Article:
Posts Tagged ‘Jon Thomas’

Pittsburgh Post-Gazette

Peebles backers speak to North Allegheny school board

By Sandy Trozzo

Pittsburgh Post Gazette

Members of the Save NA Schools group are confident they got their message — don’t close Peebles Elementary School — across to the North Allegheny school board during a seven-hour public hearing that didn’t adjourn until 2:20 a.m. last Thursday. But superintendent Raymond Gualtieri’s statement following testimony suggested the group still may face an uphill battle.

Board members will vote in May on an administration proposal to close the school, which is in McCandless.

“We feel the hearing could not have gone any better. We had over 100 speakers advocating on behalf of keeping Peebles elementary open, and not one speaker came forward advocating for the closing of the building,” said Tara Fisher, one of the leaders of the citizens’ group, Save NA Schools. “I think we’ve given them a lot to think about. We made a lot of educated, well-thought-out arguments.”

Speakers during the Jan. 30 public hearing were from all seven elementary schools, although most represented Peebles and Hosack.

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TribLive Logo

Study of North Allegheny’s Peebles Elementary scrutinized

Several parents hold up graphs showing an increase in enrollment in the North Allegheny School District during a public hearing about the possibility of closing Peebles Elementary School at Carson Middles School on Wednesday, Jan. 30, 2013. Heidi Murrin | Tribune-Review
Pittsburgh Tribune-Review Staff Reporter Rick Wills

North Allegheny School District residents opposed to closing Peebles Elementary School are questioning why an engineer conducted a recent study of the school for free.

Alan Lilienthal, a Peebles parent, wondered whether it is appropriate for the district to have accepted a free study.

“I also wonder why anyone would work for free, unless there was something to gain down the road,” said Lilienthal, of McCandless.

But Jon Thomas, of Thomas & Williamson Program Management of Ross, said the district asked him to do a demographic and feasibility study.

“They came to me and said, ‘Can you help out?’ I said, ‘I’d be honored to help out,’ ” said Thomas.

Read more: http://triblive.com/neighborhoods/alleghenyneighborhoods/alleghenyneighborhoodsmore/3401119-74/peebles-closing-district?printerfriendly=true#ixzz2KBQsIYOw

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The latest installment of the district’s propaganda for closing Peebles is titled “FAQ: The Recommendation to Close Peebles Elementary School.”  Here are the 5 points we find most interesting:

  1. “NASD could close a small elementary school and still have 9 spare classrooms to work with for flexibility in the remaining six schools.”  The administration listed 11 spare classrooms in their Nov 28, 2012 presentation to the school board, but now they only have 9.  To be clear, 9 spares across 6 schools means some buildings would only have 1 spare available to manage class size.
  2. “Class size would not be affected.” 

The administration is using averages to mask what is happening on a per building basis.  The administration’s Nov 28, 2012 slides clearly illustrate that:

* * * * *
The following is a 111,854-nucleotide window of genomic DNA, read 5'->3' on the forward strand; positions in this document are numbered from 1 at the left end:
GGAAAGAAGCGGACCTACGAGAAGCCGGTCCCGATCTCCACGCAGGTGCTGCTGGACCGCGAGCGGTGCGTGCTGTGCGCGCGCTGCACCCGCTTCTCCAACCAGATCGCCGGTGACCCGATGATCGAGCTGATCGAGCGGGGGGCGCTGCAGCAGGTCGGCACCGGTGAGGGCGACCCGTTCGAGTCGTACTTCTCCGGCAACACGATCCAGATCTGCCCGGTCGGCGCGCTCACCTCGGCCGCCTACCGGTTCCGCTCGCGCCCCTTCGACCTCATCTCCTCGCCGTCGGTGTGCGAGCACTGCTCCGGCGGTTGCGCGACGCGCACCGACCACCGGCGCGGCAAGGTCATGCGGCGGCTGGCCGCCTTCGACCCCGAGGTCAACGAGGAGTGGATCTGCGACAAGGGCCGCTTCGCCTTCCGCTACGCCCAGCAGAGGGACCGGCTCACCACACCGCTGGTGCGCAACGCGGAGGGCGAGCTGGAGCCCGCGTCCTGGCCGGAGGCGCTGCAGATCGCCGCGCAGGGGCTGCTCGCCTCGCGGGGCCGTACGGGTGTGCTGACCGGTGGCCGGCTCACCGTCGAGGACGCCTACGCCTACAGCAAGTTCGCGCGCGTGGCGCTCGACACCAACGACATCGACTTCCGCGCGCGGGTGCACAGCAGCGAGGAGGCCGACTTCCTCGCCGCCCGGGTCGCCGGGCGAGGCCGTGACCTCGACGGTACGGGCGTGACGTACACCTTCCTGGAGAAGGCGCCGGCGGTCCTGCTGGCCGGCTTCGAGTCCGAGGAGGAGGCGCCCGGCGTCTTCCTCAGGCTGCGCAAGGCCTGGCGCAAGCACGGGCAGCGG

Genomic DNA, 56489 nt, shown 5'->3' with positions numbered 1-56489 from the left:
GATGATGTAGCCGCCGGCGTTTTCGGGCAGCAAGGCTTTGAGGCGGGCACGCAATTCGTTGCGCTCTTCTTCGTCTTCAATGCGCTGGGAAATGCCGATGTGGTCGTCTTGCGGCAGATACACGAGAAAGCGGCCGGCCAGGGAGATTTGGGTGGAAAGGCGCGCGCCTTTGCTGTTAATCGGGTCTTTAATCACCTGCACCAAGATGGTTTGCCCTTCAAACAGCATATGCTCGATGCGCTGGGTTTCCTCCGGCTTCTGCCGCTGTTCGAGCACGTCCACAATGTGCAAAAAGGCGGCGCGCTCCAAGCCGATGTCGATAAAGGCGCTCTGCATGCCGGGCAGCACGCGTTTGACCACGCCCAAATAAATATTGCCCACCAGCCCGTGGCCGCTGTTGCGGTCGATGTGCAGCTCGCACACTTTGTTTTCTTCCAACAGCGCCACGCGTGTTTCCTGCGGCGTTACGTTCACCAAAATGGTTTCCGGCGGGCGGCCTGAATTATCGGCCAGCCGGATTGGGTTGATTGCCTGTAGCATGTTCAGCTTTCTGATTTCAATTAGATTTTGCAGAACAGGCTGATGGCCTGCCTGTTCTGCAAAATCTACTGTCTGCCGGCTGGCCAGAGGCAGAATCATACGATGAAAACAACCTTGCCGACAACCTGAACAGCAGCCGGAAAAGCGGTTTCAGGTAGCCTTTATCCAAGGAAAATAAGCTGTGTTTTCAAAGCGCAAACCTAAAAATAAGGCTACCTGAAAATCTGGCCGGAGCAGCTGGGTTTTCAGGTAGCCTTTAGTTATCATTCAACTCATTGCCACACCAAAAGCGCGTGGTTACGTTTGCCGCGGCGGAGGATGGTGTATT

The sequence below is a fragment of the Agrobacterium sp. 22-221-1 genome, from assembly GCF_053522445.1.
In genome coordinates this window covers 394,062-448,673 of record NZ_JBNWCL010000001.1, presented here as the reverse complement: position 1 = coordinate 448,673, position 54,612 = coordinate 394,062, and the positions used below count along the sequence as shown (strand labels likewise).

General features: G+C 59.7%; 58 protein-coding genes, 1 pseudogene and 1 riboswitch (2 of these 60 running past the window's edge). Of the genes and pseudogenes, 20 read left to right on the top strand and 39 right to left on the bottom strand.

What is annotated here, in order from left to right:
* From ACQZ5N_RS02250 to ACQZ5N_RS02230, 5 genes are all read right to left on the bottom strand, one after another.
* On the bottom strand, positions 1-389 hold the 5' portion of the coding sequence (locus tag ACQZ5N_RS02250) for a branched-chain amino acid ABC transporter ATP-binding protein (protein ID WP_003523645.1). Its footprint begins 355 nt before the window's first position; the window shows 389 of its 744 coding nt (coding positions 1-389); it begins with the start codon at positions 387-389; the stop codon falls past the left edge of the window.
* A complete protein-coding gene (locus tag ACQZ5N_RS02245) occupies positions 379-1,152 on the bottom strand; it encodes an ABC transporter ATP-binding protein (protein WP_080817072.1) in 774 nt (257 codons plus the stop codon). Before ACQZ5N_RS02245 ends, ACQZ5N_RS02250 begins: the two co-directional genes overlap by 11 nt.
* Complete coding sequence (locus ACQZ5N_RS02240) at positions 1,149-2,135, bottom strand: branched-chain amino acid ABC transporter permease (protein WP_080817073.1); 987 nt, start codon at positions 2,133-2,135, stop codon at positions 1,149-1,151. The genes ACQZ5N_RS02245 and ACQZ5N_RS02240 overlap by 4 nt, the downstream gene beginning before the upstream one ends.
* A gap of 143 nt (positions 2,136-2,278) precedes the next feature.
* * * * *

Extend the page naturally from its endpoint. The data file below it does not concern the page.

(1) McKnight, Ingomar, and Bradford Woods would have seen an increase in class size across multiple grade levels, and

(2) there would be 17 classes with 29+ students and minimal ability to manage class size given only one spare in some schools.

  1. “Peebles has no ‘spare classrooms’ when the facility is analyzed under the guidelines of the redistricting model, which allows for 4 sections of grades K-2.”  This highlights one of the biggest issues related to the district’s new model; the small schools that remain would be required to run 4 sections of K-2, even though they were only designed to run 3 sections.  The reason why no “spare” exists at Peebles, and only 1 or 2 “spares” exist in the remaining buildings, is because Hosack, Bradford Woods, Franklin, Ingomar, and Peebles were NOT designed to operate as 4-round schools.   
  2. “Closing Peebles Elementary School will save NASD at least $1.25M each year for the next seven years.”  The administration listed a savings of $850,000 in its Nov 28, 2012 presentation to the school board.  We wish we could explain the $400,000 change, but as we’ve already seen, the data supporting this recommendation is not consistent and continues to be a moving target.
  3. “The District does not have a tenant for the Peebles building.”  It has been confirmed that LaRoche College is the potential tenant for Peebles Elementary.  Since an official legal document is not in place, the district can technically state it “does not have a tenant.”  The administration illustrated its fondness for semantics when it recently told the Tribune Review it had “no substitute costs” because its substitutes were hired through a contractor.  Given the administration’s cost savings calculation is contingent on $1M of “Potential Lease Revenue,” it’s clear that there is indeed a tenant for Peebles.

Saving the best for last: “Mr. Thomas donated his services free of charge to complete this work.”  So, Mr. Thomas, a consultant from a construction management firm, “donated all of his services” to complete the Phase 2 report and recommended closing a school with $0 repairs instead of one with $14 million in repairs.  Nothing more needs to be said.

TribLive Logo

Group battles Peebles Elementary closing

By Rick Wills Pittsburgh Tribune-Review

With the North Allegheny School Board poised to take public comment on whether to close Peebles Elementary School, opponents are galvanizing to prevent it. A group of parents and taxpayers calling themselves “Save NA Schools” are flooding the district‘s website, sending emails to the media, residents and school board members, and turning up at board meetings to protest any attempt to close Peebles.

They say a consultant‘s report recommending the closure ignores the fact that Bradford Woods Elementary needs $14 million of repairs, while Peebles does not.

Many group members are opposed to closing any schools.

“At the end of the day, what the board says does just not add up. Their actions with the school closings make no sense,” said Daneen Leya of McCandless, a mother of students in the district and a member of Save NA Schools.

Raymond Gualtieri, North Allegheny‘s superintendent, recommended closing Peebles to save $850,000. The district faces a $10 million deficit for the 2013-14 school year, he warned in November.

Yet a consultant‘s report says it would be more economical to close Bradford Woods. School board president Maureen Grosheider questions estimates in the report of the cost to repair Bradford Woods. The study is one of two commissioned by district. The second recommends closing Peebles.